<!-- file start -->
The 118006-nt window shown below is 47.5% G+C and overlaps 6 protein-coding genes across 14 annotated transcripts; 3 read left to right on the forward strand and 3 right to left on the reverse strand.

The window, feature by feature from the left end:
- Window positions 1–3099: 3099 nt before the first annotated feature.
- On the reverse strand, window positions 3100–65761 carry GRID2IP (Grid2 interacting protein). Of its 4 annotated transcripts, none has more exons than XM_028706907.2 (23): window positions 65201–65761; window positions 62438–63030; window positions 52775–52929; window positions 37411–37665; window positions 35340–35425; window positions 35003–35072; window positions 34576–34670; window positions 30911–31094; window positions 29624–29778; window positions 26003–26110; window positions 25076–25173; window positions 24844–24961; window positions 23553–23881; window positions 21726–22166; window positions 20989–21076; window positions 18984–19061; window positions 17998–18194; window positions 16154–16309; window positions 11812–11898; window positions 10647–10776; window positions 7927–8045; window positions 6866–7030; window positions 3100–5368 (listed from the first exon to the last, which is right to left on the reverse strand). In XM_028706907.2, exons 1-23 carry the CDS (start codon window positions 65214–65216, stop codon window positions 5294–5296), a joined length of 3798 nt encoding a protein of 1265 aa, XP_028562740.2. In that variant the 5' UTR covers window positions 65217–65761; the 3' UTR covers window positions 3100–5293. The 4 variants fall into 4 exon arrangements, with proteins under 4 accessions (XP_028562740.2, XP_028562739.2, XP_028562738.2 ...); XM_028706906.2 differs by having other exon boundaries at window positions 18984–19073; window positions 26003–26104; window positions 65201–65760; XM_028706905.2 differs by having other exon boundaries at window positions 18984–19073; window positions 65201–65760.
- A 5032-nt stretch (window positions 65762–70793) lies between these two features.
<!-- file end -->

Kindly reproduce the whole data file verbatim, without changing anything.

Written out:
The 118006-nt window shown below is 47.5% G+C and overlaps 6 protein-coding genes across 14 annotated transcripts; 3 read left to right on the forward strand and 3 right to left on the reverse strand.

The window, feature by feature from the left end:
- Window positions 1–3099: 3099 nt before the first annotated feature.
- On the reverse strand, window positions 3100–65761 carry GRID2IP (Grid2 interacting protein). Of its 4 annotated transcripts, none has more exons than XM_028706907.2 (23): window positions 65201–65761; window positions 62438–63030; window positions 52775–52929; window positions 37411–37665; window positions 35340–35425; window positions 35003–35072; window positions 34576–34670; window positions 30911–31094; window positions 29624–29778; window positions 26003–26110; window positions 25076–25173; window positions 24844–24961; window positions 23553–23881; window positions 21726–22166; window positions 20989–21076; window positions 18984–19061; window positions 17998–18194; window positions 16154–16309; window positions 11812–11898; window positions 10647–10776; window positions 7927–8045; window positions 6866–7030; window positions 3100–5368 (listed from the first exon to the last, which is right to left on the reverse strand). In XM_028706907.2, exons 1-23 carry the CDS (start codon window positions 65214–65216, stop codon window positions 5294–5296), a joined length of 3798 nt encoding a protein of 1265 aa, XP_028562740.2. In that variant the 5' UTR covers window positions 65217–65761; the 3' UTR covers window positions 3100–5293. The 4 variants fall into 4 exon arrangements, with proteins under 4 accessions (XP_028562740.2, XP_028562739.2, XP_028562738.2 ...); XM_028706906.2 differs by having other exon boundaries at window positions 18984–19073; window positions 26003–26104; window positions 65201–65760; XM_028706905.2 differs by having other exon boundaries at window positions 18984–19073; window positions 65201–65760.
- A 5032-nt stretch (window positions 65762–70793) lies between these two features.